Cisco and NetApp Raise FlexPod Channel GameBy Michael Vizard | Print
Re-Imagining Linux Platforms to Meet the Needs of Cloud Service Providers
Companies pool FlexPod support resources in way that makes it easier for partners to actually leverage
Joint ventures are difficult to manage on any level, especially when the nature of the product being offered has a lot of dependencies involved. Solution providers in particular get frustrated having to deal with the same issues over and over again.
In that context it’s good to see Cisco and NetApp moving to address some of these potential issues as it relates to their recently formed FlexPod initiative that integrates NetApp storage with the Cisco Unified Computing System (UCS) platform.
In the absence of a formal organization that has been set up as a joint venture, vendors have historically had a tough time talking to the channel with a unified voice. Brian Allison, director of data center go-to-market solutions says that Cisco and NetApp are trying to address that issue by providing FlexPod partners with unique branding tools, access to a dedicated FlexPod help desk for post-sales engineers, priority access to lab resources and access to Cisco professional services and FlexPod technical consulting accelerator tools, templates, validated designs, leading practices, and business and technology methodologies that can all be accessed either via Cisco or NetApp.
Thus far, Peter Howard, senior director of data center alliances at NetApp, says that 22 FlexPod Premium Partners have qualified for this initiative, which gives them access to 20 Cisco Validated Designs that support hypervisors from VMware, Red Hat, Microsoft and Citrix.
The biggest problem with any joint ventures in age where customers are trying to reduce the mean time to business value is that the number of vendors involved in delivering a particular solution only serves to increase the amount of time it takes to deliver the ultimate solution. Of course, if there were not two or more vendors involved in the first place there probably wouldn’t be as much need for solution providers. But it’s still incumbent on vendors that have decided to align their offering to make that process as frictionless as possible in a way that spans engineering, marketing and sales. Too many of the strategic partnerships that are aimed at the channel have little more to back them up than a press release. No matter how you look at a joint venture there is always going to be risks for the solution provider. The real issue is to what degree those risks can be mitigated by leveraging the resources being provided by the vendors.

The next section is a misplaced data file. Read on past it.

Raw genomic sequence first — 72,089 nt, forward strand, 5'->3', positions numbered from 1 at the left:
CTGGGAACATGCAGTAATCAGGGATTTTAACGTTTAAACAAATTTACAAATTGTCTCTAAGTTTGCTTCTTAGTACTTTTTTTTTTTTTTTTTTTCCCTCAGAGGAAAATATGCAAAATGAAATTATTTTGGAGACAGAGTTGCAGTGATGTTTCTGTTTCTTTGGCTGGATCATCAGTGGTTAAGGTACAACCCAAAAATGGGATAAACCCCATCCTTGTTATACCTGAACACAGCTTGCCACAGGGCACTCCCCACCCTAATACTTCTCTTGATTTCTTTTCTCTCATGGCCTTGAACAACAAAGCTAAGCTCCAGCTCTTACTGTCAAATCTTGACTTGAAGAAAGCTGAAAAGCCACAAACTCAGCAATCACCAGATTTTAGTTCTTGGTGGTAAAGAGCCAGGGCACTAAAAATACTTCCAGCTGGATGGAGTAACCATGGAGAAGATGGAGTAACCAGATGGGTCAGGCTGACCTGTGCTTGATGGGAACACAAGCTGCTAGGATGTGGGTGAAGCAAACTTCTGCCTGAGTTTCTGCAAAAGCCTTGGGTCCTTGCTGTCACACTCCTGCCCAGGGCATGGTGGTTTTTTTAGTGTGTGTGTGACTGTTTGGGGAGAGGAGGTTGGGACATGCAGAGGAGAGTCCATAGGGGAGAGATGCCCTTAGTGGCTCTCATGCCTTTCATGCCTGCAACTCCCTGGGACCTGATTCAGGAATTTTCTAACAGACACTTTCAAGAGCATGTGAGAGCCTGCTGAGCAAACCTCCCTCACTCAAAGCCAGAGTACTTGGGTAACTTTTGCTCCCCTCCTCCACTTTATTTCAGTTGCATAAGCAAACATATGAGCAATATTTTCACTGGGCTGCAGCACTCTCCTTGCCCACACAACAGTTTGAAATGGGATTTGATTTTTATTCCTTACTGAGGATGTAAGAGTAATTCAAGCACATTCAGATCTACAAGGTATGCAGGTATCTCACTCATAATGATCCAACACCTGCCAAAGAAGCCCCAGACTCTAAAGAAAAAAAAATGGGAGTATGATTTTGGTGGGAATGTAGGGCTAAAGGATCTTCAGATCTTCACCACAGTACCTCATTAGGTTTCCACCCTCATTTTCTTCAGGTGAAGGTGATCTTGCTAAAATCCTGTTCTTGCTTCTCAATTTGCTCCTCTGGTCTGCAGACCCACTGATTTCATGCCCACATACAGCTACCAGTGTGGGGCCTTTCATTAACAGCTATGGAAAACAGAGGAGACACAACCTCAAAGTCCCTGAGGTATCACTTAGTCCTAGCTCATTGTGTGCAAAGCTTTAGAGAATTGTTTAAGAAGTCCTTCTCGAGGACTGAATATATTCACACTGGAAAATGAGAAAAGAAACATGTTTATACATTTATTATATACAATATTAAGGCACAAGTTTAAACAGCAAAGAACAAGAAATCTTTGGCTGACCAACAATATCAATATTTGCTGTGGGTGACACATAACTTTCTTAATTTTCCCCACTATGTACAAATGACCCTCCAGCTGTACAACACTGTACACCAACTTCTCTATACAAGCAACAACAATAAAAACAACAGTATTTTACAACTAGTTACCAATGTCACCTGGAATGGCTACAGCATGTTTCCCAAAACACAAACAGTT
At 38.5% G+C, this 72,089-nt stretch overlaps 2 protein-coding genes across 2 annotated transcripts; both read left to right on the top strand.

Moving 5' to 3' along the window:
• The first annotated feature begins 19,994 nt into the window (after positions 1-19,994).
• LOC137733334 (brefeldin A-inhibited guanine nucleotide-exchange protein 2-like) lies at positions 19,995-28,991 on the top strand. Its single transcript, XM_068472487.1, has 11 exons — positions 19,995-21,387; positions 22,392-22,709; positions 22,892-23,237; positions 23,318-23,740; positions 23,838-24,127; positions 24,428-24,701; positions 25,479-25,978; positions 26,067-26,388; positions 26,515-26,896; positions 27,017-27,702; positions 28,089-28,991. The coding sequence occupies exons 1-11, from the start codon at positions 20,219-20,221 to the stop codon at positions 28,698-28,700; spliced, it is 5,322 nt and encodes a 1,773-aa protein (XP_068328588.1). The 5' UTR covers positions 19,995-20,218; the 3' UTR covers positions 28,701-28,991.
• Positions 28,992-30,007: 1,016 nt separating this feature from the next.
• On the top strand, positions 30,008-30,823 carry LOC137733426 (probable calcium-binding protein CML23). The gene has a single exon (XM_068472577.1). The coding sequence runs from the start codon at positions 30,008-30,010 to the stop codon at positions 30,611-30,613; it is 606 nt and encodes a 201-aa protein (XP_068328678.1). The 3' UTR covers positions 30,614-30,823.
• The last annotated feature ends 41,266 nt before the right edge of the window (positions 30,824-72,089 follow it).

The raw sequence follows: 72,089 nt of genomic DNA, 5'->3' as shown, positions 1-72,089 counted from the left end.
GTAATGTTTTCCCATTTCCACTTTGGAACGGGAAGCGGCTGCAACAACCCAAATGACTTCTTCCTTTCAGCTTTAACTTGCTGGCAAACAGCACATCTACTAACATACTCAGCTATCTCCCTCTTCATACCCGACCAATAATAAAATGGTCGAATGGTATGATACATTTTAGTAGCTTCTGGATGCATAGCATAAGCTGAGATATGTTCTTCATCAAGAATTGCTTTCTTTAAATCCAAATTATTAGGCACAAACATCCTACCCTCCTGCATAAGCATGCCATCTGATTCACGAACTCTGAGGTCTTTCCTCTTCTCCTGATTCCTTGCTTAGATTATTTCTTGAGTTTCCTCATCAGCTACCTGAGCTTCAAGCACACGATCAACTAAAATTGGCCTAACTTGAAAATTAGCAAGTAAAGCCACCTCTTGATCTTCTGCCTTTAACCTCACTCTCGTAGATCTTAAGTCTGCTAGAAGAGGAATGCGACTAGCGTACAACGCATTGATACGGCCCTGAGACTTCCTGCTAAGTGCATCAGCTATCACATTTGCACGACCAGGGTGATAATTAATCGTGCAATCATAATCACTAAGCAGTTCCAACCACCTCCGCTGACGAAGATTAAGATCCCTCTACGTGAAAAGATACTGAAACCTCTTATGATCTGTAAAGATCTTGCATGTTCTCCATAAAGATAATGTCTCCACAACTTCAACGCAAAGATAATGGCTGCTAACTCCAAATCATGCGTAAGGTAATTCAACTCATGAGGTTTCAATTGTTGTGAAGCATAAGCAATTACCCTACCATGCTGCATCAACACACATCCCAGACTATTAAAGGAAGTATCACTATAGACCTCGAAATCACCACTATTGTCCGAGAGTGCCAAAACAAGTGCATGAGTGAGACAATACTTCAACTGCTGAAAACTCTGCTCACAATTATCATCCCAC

As vendors try to leverage one another's channels, solution providers should take a good hard look at how much in the way of actual resources are being committed to those partnerships. Unless those resources are in place, the cost of selling and supporting that solution is going to be invariably higher. Almost by definition that means less profit for the solution provider.
As a general rule, solution providers should analyze what vendors are more trouble than their worth. There is a tendency for vendors to want to shift as many of their go-to-market costs on to the backs of the solution provider, which is often gussy-upped under the guise of sales enablement. There’s nothing wrong with sales enablement per se; just as long as the level of vendor resources being made available are actually in some proportion to the level of sales the channel is being expected to attain.